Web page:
Daniel says that numbers are his friends. Indeed in his early childhood they seemed to be his only friends. But now Daniel is seeking out and making new friends — literally all over the world. Friendship is reciprocal though. And one comes away from his book — or at least I did — with the feeling, through his openness, candor and reaching out, of having made a new friend as well. Darold A. Treffert, M. And how rare is it to have an autism spectrum condition? In Daniel Tammet, these two states co-occur and if we assume they are independent, the probability of someone having both synaesthesia and autism is vanishingly small — about 1 in 10, His synaesthesia gives him a richly textured, multi-sensory form of memory, and his autism gives him the narrow focus on number and syntactic patterns.

The resulting book is a story of a life that is both remarkable and inspiring. I know it was a Wednesday, because the date is blue in my mind and Wednesdays are always blue, like the number nine or the sound of loud voices arguing.

For example, I eat exactly 45 grams of porridge for breakfast each morning; I weigh the bowl with an electronic scale to make sure. Thinking of numbers helps me to become calm again. Numbers are my friends and they are always around me. Each one is unique and has its own personality. Some are big — 23, , — while others are small: 6, 13, Some are beautiful, like , and some are ugly, like To me, every number is special.

In an interview with chat show host David Letterman in New York, I told David he looked like the number — tall and lanky. Later outside, in the appropriately numerically named Times Square, I gazed up at the towering skyscrapers and felt surrounded by nines — the number I most associate with feelings of immensity.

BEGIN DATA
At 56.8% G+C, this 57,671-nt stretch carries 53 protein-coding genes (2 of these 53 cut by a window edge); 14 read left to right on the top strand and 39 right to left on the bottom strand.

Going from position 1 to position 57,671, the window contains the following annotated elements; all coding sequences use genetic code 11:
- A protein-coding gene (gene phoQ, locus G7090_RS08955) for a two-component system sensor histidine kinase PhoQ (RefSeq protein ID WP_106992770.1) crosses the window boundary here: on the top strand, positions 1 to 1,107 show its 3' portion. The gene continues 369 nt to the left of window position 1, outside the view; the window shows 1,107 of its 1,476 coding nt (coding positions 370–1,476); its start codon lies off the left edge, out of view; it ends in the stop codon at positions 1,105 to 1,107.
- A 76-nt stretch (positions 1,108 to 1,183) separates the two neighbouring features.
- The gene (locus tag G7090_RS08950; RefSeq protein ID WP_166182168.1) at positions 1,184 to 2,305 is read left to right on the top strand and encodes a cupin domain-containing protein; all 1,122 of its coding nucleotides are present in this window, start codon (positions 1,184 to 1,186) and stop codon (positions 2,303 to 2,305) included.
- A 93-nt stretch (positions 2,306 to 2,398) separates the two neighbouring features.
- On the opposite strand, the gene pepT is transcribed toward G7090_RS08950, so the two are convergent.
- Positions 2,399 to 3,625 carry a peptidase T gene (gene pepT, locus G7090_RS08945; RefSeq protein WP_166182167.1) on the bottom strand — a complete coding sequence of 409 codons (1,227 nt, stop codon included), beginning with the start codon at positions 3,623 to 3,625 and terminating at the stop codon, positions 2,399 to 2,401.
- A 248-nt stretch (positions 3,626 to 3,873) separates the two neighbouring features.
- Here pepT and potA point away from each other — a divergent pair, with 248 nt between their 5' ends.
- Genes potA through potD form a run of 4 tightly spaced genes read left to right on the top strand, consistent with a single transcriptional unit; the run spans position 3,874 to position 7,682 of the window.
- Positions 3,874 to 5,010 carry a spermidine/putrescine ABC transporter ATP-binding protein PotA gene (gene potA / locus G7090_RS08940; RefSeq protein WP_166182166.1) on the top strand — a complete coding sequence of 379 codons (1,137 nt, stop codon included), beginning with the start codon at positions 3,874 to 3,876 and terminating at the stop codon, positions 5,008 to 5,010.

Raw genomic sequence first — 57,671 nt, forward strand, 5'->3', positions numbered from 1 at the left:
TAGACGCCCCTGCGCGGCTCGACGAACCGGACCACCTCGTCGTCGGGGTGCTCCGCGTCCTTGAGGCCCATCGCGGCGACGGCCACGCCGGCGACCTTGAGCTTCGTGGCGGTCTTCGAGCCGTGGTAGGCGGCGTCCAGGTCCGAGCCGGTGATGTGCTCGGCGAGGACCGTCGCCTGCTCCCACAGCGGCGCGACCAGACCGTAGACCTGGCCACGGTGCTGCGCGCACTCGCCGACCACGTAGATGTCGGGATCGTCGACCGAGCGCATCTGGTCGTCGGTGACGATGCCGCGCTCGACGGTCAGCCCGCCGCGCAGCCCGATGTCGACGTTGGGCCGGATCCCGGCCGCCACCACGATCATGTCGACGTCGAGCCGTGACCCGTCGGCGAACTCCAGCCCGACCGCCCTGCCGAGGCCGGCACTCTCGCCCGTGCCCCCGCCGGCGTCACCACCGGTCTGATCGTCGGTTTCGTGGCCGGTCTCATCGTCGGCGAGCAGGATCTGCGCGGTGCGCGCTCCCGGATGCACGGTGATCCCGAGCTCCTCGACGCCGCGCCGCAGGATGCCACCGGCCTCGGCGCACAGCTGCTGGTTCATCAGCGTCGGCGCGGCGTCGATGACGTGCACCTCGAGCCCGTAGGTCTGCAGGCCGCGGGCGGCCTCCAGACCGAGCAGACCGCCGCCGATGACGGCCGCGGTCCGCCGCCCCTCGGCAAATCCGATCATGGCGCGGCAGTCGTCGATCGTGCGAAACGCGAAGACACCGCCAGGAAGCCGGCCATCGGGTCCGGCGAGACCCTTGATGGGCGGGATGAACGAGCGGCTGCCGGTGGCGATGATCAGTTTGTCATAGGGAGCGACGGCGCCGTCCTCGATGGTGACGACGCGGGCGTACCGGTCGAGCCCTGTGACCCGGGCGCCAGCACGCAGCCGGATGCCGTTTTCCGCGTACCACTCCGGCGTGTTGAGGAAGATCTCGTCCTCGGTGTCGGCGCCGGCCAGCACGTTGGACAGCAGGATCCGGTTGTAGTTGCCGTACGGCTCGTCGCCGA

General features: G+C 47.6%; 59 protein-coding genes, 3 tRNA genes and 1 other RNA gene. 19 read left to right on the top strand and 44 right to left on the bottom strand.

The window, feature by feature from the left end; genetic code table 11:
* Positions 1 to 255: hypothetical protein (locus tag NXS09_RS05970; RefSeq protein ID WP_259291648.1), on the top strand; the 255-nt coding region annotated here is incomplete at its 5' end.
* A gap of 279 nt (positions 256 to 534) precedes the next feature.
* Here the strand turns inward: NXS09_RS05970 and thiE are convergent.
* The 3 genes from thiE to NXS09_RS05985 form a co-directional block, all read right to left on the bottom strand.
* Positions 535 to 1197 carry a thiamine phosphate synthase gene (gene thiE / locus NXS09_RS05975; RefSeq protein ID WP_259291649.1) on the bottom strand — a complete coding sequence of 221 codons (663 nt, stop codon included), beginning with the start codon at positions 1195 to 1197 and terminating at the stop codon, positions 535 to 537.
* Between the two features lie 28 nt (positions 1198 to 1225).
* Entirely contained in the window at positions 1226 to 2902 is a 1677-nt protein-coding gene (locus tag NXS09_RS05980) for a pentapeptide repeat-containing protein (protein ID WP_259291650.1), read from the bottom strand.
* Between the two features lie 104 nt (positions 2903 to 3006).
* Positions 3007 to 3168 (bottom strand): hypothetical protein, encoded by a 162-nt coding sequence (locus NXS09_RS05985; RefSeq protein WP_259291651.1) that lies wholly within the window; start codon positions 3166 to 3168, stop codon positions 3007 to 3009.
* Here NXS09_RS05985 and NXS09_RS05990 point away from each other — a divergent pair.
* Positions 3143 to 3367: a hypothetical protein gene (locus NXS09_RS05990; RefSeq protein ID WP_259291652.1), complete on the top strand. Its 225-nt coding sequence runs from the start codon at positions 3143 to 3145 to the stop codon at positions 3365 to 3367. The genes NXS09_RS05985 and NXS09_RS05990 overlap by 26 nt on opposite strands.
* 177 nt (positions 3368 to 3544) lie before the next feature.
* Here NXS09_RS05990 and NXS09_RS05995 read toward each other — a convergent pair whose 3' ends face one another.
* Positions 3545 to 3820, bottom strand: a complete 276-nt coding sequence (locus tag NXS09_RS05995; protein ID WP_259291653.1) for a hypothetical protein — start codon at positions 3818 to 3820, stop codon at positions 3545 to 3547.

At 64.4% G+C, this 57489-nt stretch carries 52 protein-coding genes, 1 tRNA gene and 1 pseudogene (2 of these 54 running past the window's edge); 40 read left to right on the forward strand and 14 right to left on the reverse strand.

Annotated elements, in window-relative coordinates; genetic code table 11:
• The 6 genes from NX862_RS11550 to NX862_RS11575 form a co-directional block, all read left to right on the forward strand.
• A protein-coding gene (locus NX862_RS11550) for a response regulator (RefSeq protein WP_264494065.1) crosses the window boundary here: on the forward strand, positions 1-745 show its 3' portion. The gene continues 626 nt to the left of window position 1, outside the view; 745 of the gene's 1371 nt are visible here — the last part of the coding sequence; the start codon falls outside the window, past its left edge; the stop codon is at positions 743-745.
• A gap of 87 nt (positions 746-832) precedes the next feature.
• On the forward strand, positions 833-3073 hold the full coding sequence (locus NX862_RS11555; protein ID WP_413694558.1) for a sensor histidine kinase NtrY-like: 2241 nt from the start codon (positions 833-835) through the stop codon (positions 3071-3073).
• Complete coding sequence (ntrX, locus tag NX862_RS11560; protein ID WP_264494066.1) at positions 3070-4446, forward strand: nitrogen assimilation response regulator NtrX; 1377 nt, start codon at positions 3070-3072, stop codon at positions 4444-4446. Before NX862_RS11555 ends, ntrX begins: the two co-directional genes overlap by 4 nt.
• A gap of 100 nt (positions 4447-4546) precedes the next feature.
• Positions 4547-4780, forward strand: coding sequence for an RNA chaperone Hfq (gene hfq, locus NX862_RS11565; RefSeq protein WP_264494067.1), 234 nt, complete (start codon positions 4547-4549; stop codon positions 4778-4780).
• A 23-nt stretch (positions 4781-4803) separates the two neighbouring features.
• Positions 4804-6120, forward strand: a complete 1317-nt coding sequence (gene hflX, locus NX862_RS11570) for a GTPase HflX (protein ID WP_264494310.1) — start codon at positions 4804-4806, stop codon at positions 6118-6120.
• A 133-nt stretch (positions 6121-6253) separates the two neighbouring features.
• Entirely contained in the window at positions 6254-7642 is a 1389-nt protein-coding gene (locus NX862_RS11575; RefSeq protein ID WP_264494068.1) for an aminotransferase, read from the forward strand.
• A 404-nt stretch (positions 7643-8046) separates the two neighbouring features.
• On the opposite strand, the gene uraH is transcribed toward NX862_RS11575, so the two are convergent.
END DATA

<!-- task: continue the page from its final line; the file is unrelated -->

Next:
Mine is an unusual and complex type, through which I see numbers as shapes, colours, textures and motions. The number one, for example, is a brilliant and bright white, like someone shining a torch beam into my eyes.

Five is a clap of thunder or the sound of waves crashing against rocks. Thirty-seven is lumpy like porridge, while eighty-nine reminds me of falling snow. ONE 1 is like a flash of bright light. TWO is floating, moving from left to right. Each chapter is headed by one of these figures When multiplying, I see the two numbers as distinct shapes.

The image changes and a third shape emerges — the correct answer. The process takes a matter of seconds and happens spontaneously. For Tammet, he only has to to imagine it to visualize the answer. Three-dimensional shapes and the space they create in the middle creates a new shape, the answer to the sum.

What about bigger numbers? In this painting that I made of the first 20 decimals of Pi, I take the colors and the emotions and the textures and I pull them all together into a kind of rolling numerical landscape. I see both numbers as a unique shape and locate each spatially opposite the other. The space created between the two shapes creates a third, which I perceive as a new number: 6,, the solution to the sum. In it, a wandering soldier arrives in a village asking for food and shelter.

The villagers, greedy and fearful, provide none, so the soldier declares that he will make them stone soup with nothing required but a cauldron, water and a stone. The villagers huddle round as the soldier begins to cook his dish, licking his lips in anticipation. One of the villagers approaches and puts one of his cabbages into the pot. Only many years later did I finally understand what the story was about. There were lots of things that I found difficult, like brushing my teeth.

The scratchy noise of teeth being brushed was physically painful to me, and when I walked past the bathroom I would have to put my hands over my ears and wait for the noise to stop before I could do anything else.